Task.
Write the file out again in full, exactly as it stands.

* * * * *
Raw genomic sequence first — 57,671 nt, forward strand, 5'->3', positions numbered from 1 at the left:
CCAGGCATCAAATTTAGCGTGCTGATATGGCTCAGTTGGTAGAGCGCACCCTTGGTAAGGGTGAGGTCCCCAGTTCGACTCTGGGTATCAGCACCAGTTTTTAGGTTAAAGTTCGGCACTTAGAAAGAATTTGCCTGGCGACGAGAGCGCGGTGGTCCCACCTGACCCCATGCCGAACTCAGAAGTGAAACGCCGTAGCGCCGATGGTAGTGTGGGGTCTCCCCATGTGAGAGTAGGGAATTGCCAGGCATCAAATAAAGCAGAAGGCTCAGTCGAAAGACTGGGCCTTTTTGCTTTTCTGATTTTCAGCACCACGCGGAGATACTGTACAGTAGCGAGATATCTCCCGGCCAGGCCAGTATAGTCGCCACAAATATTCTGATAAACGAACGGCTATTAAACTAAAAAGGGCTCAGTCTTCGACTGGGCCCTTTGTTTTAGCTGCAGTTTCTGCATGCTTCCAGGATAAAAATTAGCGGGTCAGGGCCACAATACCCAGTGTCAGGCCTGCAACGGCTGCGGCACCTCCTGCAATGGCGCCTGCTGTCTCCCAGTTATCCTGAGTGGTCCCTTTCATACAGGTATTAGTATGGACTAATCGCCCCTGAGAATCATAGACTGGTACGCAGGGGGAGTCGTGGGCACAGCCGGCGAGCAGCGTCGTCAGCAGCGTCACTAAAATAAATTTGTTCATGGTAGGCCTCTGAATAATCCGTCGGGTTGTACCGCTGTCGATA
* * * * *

Raw genomic sequence first — 57,671 nt, forward strand, 5'->3', positions numbered from 1 at the left:
CCAGGCATCAAATTTAGCGTGCTGATATGGCTCAGTTGGTAGAGCGCACCCTTGGTAAGGGTGAGGTCCCCAGTTCGACTCTGGGTATCAGCACCAGTTTTTAGGTTAAAGTTCGGCACTTAGAAAGAATTTGCCTGGCGACGAGAGCGCGGTGGTCCCACCTGACCCCATGCCGAACTCAGAAGTGAAACGCCGTAGCGCCGATGGTAGTGTGGGGTCTCCCCATGTGAGAGTAGGGAATTGCCAGGCATCAAATAAAGCAGAAGGCTCAGTCGAAAGACTGGGCCTTTTTGCTTTTCTGATTTTCAGCACCACGCGGAGATACTGTACAGTAGCGAGATATCTCCCGGCCAGGCCAGTATAGTCGCCACAAATATTCTGATAAACGAACGGCTATTAAACTAAAAAGGGCTCAGTCTTCGACTGGGCCCTTTGTTTTAGCTGCAGTTTCTGCATGCTTCCAGGATAAAAATTAGCGGGTCAGGGCCACAATACCCAGTGTCAGGCCTGCAACGGCTGCGGCACCTCCTGCAATGGCGCCTGCTGTCTCCCAGTTATCCTGAGTGGTCCCTTTCATACAGGTATTAGTATGGACTAATCGCCCCTGAGAATCATAGACTGGTACGCAGGGGGAGTCGTGGGCACAGCCGGCGAGCAGCGTCGTCAGCAGCGTCACTAAAATAAATTTGTTCATGGTAGGCCTCTGAATAATCCGTCGGGTTGTACCGCTGTCGATA